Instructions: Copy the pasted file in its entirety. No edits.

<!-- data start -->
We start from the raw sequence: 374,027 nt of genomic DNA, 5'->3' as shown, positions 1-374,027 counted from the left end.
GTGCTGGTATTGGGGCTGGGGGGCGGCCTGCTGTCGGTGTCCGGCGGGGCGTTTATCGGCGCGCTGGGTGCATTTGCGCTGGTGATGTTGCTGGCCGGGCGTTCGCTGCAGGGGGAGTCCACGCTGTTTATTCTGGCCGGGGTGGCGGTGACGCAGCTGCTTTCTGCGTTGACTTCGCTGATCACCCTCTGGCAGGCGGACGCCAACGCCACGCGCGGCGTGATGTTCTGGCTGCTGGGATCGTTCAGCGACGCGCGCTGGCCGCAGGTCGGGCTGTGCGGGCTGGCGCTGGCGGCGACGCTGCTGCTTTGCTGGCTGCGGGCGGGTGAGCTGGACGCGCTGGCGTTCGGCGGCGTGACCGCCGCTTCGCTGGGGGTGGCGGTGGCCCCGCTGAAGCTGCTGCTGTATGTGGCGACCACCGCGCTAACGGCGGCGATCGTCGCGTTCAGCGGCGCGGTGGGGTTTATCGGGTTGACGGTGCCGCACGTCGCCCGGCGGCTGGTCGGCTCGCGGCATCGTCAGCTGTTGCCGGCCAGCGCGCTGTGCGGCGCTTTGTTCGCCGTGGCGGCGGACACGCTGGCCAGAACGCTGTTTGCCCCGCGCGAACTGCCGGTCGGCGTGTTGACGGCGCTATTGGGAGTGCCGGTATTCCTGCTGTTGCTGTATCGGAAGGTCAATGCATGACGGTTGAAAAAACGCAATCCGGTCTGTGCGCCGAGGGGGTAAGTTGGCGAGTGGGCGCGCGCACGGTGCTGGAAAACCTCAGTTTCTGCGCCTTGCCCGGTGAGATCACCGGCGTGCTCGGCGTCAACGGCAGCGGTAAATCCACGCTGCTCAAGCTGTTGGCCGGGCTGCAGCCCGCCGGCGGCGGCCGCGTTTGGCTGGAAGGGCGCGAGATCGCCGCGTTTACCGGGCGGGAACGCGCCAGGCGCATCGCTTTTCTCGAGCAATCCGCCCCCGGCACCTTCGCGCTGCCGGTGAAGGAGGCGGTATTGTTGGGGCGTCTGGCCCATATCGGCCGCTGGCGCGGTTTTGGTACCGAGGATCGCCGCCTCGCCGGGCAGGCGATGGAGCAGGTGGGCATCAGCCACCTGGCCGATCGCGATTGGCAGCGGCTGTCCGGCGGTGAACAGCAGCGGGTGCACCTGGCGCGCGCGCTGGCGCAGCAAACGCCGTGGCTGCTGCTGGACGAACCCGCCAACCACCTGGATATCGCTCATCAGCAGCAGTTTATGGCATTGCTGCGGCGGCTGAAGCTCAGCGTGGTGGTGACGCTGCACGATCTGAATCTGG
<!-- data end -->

We start from the raw sequence: 374,027 nt of genomic DNA, 5'->3' as shown, positions 1-374,027 counted from the left end.
GTGCTGGTATTGGGGCTGGGGGGCGGCCTGCTGTCGGTGTCCGGCGGGGCGTTTATCGGCGCGCTGGGTGCATTTGCGCTGGTGATGTTGCTGGCCGGGCGTTCGCTGCAGGGGGAGTCCACGCTGTTTATTCTGGCCGGGGTGGCGGTGACGCAGCTGCTTTCTGCGTTGACTTCGCTGATCACCCTCTGGCAGGCGGACGCCAACGCCACGCGCGGCGTGATGTTCTGGCTGCTGGGATCGTTCAGCGACGCGCGCTGGCCGCAGGTCGGGCTGTGCGGGCTGGCGCTGGCGGCGACGCTGCTGCTTTGCTGGCTGCGGGCGGGTGAGCTGGACGCGCTGGCGTTCGGCGGCGTGACCGCCGCTTCGCTGGGGGTGGCGGTGGCCCCGCTGAAGCTGCTGCTGTATGTGGCGACCACCGCGCTAACGGCGGCGATCGTCGCGTTCAGCGGCGCGGTGGGGTTTATCGGGTTGACGGTGCCGCACGTCGCCCGGCGGCTGGTCGGCTCGCGGCATCGTCAGCTGTTGCCGGCCAGCGCGCTGTGCGGCGCTTTGTTCGCCGTGGCGGCGGACACGCTGGCCAGAACGCTGTTTGCCCCGCGCGAACTGCCGGTCGGCGTGTTGACGGCGCTATTGGGAGTGCCGGTATTCCTGCTGTTGCTGTATCGGAAGGTCAATGCATGACGGTTGAAAAAACGCAATCCGGTCTGTGCGCCGAGGGGGTAAGTTGGCGAGTGGGCGCGCGCACGGTGCTGGAAAACCTCAGTTTCTGCGCCTTGCCCGGTGAGATCACCGGCGTGCTCGGCGTCAACGGCAGCGGTAAATCCACGCTGCTCAAGCTGTTGGCCGGGCTGCAGCCCGCCGGCGGCGGCCGCGTTTGGCTGGAAGGGCGCGAGATCGCCGCGTTTACCGGGCGGGAACGCGCCAGGCGCATCGCTTTTCTCGAGCAATCCGCCCCCGGCACCTTCGCGCTGCCGGTGAAGGAGGCGGTATTGTTGGGGCGTCTGGCCCATATCGGCCGCTGGCGCGGTTTTGGTACCGAGGATCGCCGCCTCGCCGGGCAGGCGATGGAGCAGGTGGGCATCAGCCACCTGGCCGATCGCGATTGGCAGCGGCTGTCCGGCGGTGAACAGCAGCGGGTGCACCTGGCGCGCGCGCTGGCGCAGCAAACGCCGTGGCTGCTGCTGGACGAACCCGCCAACCACCTGGATATCGCTCATCAGCAGCAGTTTATGGCATTGCTGCGGCGGCTGAAGCTCAGCGTGGTGGTGACGCTGCACGATCTGAATCTGG